However, it would be wrong to think of this as purely a Western problem. One of the most talked about business stories of this year has been the demonstrations in China about the problems of overwork, especially for younger people.
The so-called tang ping or ‘lying flat’ movement is a direct response to the experience of many Chinese workers, including many who have literally watched their friends work themselves to death. More specifically it is a rejection of the country’s 9-9-6 working culture (9am to 9pm, six days a week) and a yearning for something more spiritual, not overworking, being content with your achievements and having time to relax.
This is a phenomenon also described in Japanese working culture. In fact Japan has traditionally had such a big problem with overwork that it has its own word for the experience of those who die because of it. It is known as ‘karoshi’, or death from overworking.
The problem has been endemic in Japan. A government report from 2016 showed employees at nearly one in four companies notched up more than 80 hours of overtime a month, while staff at about one in ten workplaces did an extra 100 hours.
Even in countries without such an extreme culture are feeling pressure to do something to improve the lives and wellbeing of employees. Germany’s trade union have pushed for shorter working hours. In large parts of the world there have been calls for four-day weeks on top of legislation such as the EU Working Time Directive.
While such moves are welcome, what the shift to remote working has highlighted is how for many people the issue is how to avoid getting drawn into an unstructured digital workplace. This is open 24 hours a day every day, 7 days a week.
One solution is legislative and, in particular, the legal right to disconnect. It may also be contractual. But it also has to be cultural.
In his book, Remote Work, business writer Chris Dyer urges leaders to be examples of the change they wish to see. “Encourage staff to refrain from working when they should be off”, he writes. “Despite urgent issues, emergencies and sudden events, we want to make sure that our people are not completely wrecked and the long-term growth of the company depends on their longevity.”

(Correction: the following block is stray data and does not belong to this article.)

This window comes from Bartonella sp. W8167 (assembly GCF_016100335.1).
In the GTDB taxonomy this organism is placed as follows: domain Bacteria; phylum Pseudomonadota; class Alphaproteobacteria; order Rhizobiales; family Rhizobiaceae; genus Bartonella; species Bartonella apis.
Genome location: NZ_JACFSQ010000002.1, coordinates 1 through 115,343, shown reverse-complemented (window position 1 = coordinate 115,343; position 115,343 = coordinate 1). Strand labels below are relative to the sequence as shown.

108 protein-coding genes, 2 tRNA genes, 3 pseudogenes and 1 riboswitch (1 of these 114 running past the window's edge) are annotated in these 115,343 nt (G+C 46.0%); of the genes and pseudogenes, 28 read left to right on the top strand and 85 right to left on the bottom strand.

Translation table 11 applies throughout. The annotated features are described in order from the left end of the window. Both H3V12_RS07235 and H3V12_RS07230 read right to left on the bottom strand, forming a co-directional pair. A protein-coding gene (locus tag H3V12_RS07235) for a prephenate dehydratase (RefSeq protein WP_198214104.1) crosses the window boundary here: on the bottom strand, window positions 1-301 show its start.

He also cautions about the challenge of achieving this. “The whole issue of “out of hours” work is not as straightforward as one might expect”, he writes. “Managing the total hours of work should be the goal of organizations and leaders, but with more flexible, remote and hybrid work, employees have the option to be on or off throughout the day.”
Some firms were already ahead of the curve, even before the pandemic. In Germany, Daimler offered staff an auto delete function for their email while they are on holiday. Meanwhile Volkswagen set its servers to stop delivering emails to mobile devices for some workers from 30 minutes after the end of the working day until 30 minutes before it starts.
As we shift to a more hybrid working culture, such issues will come to the fore as will their solutions. These include people’s greater freedom to choose about where and when to work and with whom, as well as being provided with the structures and equipment they need to shape their days and take the chance to ‘lie flat’.
These and other challenges and solutions are discussed in the new seminar series on Hybrid Working from Sedus.